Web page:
Thursday, August 20, 2015

Don't Let Me Agree To This Next Year

It's late, I need to get to bed because we are supposed to get up at the crack of dawn to finish loading the car and hit the road, I'm tired as all get-out - but I need to blog RIGHT NOW so that I remember just how hellish this day-before-vacation was.  Errands, Anna leaving for college (and God bless the friend who helped drive her things down, no way I could have done it today), Larry being called in to work unexpectedly, the girls apparently having none of the right clothes to pack, my realizing after dinner that I still had to EMPTY THE REFRIGERATOR....

Let's just say it wasn't pretty.  I was tossing out plastic containers full of food, left and right, without even stopping to photograph them. What a tragic waste, both of comestibles and of a decent blog post, right?

Larry the workaholic redeemed himself by dealing with the 3-week-old fettucine.  I knew there was a reason I married that man.

Has anyone noticed? Rachel turned 13 last week. THIRTEEN. That means that she wasn't all that enthusiastic about having to help with a million things all day, ranging from cutting up the watermelon to going outside to pull the recycling and trash cans around front.  Granted, all 3 kids are still adjusting to David's being gone; they are still in the process of figuring out that his absence means more work for everyone left behind.

Rachel is thirteen.  You know, Larry and I have been dreading that particular milestone for 9 years, ever since Anna was apparently kidnapped by extraterrestrials on her 13th birthday and replaced for several years with an alienated teen clone. The special day itself passed undramatically, but there has been a definite uptick in attitude around here. You would think I would be immune to it, but no.  No one is immune to the disgust emanating from a put-upon teen girl. NO ONE.

By the way, Rachel's cake wasn't this fancy.  In fact, I forgot to buy candles, so she had to settle for a numeral 5 and a numeral 4 paired up with 4 individual candles.  Get it? It adds up to 13.

Yup, we made her do math on her birthday.

So yeah, today was a mess. I'm exhausted, Larry's exhausted, and we still have to load the car, attach the camper, close up the house, and drive at least 9 1/2 hours tomorrow. Pray for us - we'll need it.





[Cake image: Pinterest]

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Wednesday, August 19, 2015

Be Prepared

Quiz: what do 2 kids moving out to college, plus 2 birthdays, plus preparing for a 12-day camping trip look like?

A. 2.4 gazillion trips to Target
B. A lot of pizza for dinner
C. A house that looks as though it threw up on itself
D. All of the above

If you guessed the answer was D, congratulations! If you didn't, well, never mind.  I don't want to hear about how organized you are.

Larry came home last night and said, "So, have you been getting ready for our trip?"

12 days worth, right?
"Sure," I said. "I've figured out which projects I'm bringing, downloaded a few extra patterns in case I change my mind, and inventoried my needles to make sure I have the right ones.  I'm missing a size, but no worries - I can make it to the yarn store tomorrow."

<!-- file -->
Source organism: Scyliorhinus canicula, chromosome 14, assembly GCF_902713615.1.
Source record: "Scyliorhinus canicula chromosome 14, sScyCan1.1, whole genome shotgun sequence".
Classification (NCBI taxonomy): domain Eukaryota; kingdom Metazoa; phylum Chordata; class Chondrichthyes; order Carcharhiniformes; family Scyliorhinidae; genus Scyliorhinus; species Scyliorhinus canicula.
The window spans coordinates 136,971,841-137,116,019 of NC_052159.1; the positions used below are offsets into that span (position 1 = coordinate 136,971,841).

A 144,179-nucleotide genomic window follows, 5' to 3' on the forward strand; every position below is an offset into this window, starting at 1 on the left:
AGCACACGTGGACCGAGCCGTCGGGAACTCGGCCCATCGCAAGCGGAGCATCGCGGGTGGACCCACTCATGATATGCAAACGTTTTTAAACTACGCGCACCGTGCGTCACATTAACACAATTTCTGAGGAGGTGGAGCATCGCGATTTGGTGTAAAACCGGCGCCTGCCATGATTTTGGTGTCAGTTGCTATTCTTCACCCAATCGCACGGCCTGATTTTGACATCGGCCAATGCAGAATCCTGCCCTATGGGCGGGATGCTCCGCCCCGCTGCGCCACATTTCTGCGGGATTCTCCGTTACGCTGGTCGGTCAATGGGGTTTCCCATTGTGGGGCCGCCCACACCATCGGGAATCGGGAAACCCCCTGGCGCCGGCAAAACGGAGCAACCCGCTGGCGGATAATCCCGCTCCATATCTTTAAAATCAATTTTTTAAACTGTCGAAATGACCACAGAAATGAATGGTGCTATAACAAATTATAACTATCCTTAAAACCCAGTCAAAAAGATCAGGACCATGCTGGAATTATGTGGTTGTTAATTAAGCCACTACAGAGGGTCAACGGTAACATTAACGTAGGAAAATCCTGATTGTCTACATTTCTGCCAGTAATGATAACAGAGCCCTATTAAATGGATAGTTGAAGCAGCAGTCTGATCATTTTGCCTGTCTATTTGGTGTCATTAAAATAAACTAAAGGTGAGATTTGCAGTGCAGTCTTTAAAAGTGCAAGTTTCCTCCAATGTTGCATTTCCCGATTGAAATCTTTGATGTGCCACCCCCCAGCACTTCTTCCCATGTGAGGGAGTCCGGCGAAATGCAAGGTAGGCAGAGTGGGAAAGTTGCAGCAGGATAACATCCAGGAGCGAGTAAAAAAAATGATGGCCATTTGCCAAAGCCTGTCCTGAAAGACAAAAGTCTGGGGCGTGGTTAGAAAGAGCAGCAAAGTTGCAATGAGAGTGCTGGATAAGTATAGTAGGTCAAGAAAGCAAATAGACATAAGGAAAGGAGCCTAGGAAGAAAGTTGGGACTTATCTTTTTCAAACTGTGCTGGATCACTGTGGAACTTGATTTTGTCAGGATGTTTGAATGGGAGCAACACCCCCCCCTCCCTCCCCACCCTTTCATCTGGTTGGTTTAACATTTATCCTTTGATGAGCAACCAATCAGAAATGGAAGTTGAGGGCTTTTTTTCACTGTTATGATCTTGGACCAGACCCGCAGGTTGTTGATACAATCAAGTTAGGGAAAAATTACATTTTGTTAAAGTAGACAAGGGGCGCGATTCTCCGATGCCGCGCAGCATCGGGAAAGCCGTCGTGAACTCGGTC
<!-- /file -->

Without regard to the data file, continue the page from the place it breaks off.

He kept looking at me, so I said, "Did I forget anything?"

"I guess I was hoping you'd say something about clothes or food," he said.

Men - they just need to get their priorities straight.



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Sunday, August 16, 2015

Destiny

I forgot that I promised last week to tell y'all about Brian's job search.  You see, he's always been the entrepreneur of the family, making money hauling garbage cans around front for the older ladies of the neighborhood, watering neighborhood plantings, mulching and weeding people's yards.  And it's a good thing, because this kid NEEDS money.  Those Legos aren't going to buy themselves, you know.

Brian's preferred work environment

Anyway, lately he's been saying he is sick of weeding people's yards and wants a real job - one with air conditioning and maybe an employee discount.  At the local movie theater, say.  Only, he's just 15, which makes it difficult.  Most places won't hire a 15-year-old, because of the restrictions on how many hours they can work during the week.  Never mind that he is a homeschooler, these rules still apply.

So I drove him to a local grocery store which will sometimes hire 15-year-olds to bag groceries. He went in to talk to the manager, while I trailed him into the store at the required mom distance and headed over to Produce to wait for him. I noted that he paused at the entrance of the store to allow an older woman to precede him through the door.  "Good," I thought. "My son knows not to knock down little old ladies.  That's something."

I've been raising teens for a while, people.  The bar, it has been lowered.

So, after 10 minutes, Brian joined me in Produce. "Well?" I asked him. "Did they give you a job?"

"I'm too young," he reported. "There's a small chance they might use me just for weekends, but I have to come back when the hiring manager is here."

We turned to go and were approached by a woman, the same one who Brian had waited for at the entrance. "Are you his mother?" she said. "I just want you to know that I think this young man is very polite.  He was so pleasant to me when we were coming in!"

"Well, thank you," I said, glancing at Brian, who was looking embarrassed. "That's always nice to hear."

"You know," she continued, "He mentioned he was here looking for a job. I really need someone like him to do some yard work at my house.  Let me just give you my number..."

I managed not to laugh, but, as soon as we got into the car, I yelled at Brian, "You got the WRONG JOB!" And Larry and I followed him around all that evening chanting, "Destiny! Destiny! No escaping destiny!" in our best Gene Wilder voices.